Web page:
Instead of becoming more timid and investing more conservatively because of the uncertain economy, it seems a growing number of investors, even those nearing retirement, are more willing to take risks to achieve higher returns, says a new study of retirement plan participants by the Spectrem Group.

   The survey results from May indicate investors are taking the counterintuitive route and are willing to accept more risk in an effort to make up some lost ground. Of the total, 37% say they are willing to accept "significant investment risk in order to earn a high return," an increase from 31% who were risk tolerant in March 2008 and an increase from the 23% who said they were willing to take more risks in March 2007. The survey is based on 200 people who are actively investing in retirement plans.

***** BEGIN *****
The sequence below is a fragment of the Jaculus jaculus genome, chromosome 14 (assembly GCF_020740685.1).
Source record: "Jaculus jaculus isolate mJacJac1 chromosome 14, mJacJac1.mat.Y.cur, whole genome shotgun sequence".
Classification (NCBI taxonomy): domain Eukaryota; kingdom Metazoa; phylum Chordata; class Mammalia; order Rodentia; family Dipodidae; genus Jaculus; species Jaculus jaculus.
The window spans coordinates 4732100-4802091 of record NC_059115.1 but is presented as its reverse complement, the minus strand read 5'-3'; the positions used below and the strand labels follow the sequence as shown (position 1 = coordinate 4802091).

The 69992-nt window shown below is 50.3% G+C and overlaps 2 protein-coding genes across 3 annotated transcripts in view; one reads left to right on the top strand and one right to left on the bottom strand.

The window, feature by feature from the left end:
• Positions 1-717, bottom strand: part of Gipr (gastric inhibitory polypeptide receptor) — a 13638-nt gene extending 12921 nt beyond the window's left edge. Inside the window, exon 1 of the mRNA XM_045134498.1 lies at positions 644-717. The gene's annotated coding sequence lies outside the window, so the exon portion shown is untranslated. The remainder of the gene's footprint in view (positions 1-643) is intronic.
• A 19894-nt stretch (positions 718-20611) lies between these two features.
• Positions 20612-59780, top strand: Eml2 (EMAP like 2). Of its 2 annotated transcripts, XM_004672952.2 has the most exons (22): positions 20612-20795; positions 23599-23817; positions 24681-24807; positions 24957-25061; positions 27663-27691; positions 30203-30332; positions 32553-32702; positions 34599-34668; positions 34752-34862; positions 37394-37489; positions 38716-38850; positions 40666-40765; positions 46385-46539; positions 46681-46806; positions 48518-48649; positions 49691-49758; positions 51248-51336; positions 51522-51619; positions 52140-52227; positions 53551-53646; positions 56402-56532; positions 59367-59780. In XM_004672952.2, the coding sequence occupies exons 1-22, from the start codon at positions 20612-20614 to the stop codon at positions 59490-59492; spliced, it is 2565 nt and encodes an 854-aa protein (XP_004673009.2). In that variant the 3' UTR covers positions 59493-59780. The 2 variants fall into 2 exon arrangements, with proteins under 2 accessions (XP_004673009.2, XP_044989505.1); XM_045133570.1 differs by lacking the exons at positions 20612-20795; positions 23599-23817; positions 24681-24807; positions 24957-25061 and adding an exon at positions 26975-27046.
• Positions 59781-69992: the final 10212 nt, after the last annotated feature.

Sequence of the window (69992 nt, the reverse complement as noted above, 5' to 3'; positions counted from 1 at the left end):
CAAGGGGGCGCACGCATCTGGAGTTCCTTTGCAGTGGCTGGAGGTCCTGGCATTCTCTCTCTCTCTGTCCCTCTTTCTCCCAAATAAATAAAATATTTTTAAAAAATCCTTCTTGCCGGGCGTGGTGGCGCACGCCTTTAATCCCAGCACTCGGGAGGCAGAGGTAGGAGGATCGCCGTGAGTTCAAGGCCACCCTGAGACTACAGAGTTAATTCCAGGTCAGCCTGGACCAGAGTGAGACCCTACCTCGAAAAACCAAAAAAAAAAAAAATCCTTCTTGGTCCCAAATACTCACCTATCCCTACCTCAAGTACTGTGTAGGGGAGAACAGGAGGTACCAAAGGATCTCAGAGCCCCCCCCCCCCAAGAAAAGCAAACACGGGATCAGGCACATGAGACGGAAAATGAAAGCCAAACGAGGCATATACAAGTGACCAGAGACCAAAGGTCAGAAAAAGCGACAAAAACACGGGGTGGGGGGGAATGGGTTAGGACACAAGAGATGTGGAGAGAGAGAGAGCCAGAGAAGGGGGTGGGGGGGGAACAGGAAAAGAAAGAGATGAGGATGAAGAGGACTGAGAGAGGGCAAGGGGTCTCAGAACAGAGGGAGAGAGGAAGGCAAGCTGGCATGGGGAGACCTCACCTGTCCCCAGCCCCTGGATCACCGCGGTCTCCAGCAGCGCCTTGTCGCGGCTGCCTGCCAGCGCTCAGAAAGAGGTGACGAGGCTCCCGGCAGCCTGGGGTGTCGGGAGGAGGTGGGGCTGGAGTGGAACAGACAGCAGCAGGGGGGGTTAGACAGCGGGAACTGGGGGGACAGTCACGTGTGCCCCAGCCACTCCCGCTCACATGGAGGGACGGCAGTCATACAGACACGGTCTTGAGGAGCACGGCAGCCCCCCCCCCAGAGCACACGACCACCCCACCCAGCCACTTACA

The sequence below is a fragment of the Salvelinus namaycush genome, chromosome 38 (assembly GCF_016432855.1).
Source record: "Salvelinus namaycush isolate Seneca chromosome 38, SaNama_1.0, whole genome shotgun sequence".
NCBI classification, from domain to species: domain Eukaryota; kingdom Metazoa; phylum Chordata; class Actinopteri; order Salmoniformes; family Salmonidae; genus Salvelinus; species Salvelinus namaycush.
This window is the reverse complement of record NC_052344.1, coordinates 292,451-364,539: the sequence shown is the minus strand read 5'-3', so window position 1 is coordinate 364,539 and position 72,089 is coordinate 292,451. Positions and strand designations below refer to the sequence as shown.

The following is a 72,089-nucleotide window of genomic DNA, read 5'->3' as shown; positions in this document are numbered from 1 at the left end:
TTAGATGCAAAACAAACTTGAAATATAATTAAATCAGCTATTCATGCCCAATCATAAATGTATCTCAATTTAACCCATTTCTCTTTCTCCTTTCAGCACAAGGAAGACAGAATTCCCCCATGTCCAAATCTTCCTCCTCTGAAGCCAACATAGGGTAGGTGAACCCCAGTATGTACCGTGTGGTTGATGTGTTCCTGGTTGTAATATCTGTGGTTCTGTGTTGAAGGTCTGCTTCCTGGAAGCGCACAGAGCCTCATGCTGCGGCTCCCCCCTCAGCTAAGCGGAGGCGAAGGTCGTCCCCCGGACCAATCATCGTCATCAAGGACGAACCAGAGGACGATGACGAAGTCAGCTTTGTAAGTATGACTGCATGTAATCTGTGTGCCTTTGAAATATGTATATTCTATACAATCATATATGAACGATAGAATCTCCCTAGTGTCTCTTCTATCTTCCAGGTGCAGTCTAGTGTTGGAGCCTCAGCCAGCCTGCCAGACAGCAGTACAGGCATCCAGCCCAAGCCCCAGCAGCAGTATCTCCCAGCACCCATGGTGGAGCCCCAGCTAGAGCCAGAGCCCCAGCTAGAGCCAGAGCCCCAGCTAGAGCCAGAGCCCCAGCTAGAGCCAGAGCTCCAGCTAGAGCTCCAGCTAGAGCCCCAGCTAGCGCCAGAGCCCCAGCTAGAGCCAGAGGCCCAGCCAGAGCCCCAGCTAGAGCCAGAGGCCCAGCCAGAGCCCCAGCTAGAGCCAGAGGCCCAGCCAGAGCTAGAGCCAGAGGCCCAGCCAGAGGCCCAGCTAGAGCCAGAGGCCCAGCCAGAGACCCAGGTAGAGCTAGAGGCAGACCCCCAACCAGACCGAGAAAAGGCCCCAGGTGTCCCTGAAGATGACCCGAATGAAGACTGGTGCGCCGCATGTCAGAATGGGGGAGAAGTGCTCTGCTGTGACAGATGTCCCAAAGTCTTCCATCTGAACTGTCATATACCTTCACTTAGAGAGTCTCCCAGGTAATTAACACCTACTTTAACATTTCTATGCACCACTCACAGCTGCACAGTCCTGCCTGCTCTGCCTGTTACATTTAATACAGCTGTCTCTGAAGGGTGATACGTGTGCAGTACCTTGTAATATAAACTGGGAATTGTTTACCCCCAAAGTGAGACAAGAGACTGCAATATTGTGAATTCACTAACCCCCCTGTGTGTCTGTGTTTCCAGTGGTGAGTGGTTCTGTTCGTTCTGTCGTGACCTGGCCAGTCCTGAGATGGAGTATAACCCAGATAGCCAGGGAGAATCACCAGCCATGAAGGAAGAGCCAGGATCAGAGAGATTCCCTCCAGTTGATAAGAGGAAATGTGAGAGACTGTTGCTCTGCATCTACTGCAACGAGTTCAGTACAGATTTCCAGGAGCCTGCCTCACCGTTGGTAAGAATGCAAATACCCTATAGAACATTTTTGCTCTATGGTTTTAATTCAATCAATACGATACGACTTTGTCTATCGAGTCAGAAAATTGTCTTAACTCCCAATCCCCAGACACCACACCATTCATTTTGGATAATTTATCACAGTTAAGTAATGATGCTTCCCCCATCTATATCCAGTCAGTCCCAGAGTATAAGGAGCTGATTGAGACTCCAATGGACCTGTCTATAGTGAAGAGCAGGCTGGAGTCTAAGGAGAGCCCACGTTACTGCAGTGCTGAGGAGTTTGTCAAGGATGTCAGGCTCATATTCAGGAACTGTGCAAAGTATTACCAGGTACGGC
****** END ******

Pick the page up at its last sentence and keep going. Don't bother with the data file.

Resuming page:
As would be expected, the percentage willing to risk their investments is higher among younger retirement plan participants with 45% of those under 35 willing to take more risks, compared to 34% a little more than a year ago. But even among the 50-and-up age bracket the risk-takers grew to 32% from 21% in March 2007. Those who said they were satisfied with their returns dropped from 49% in March 2008 to 27% in May 2008.

   Gerry O'Connor, Spectrem Group director, says the numbers indicate people are willing to take some short term risk, but he feels most people are confident equities will out perform bonds, which will out perform cash in the long run. But 29% of retirement plan participants say they are looking for more guidance about their options.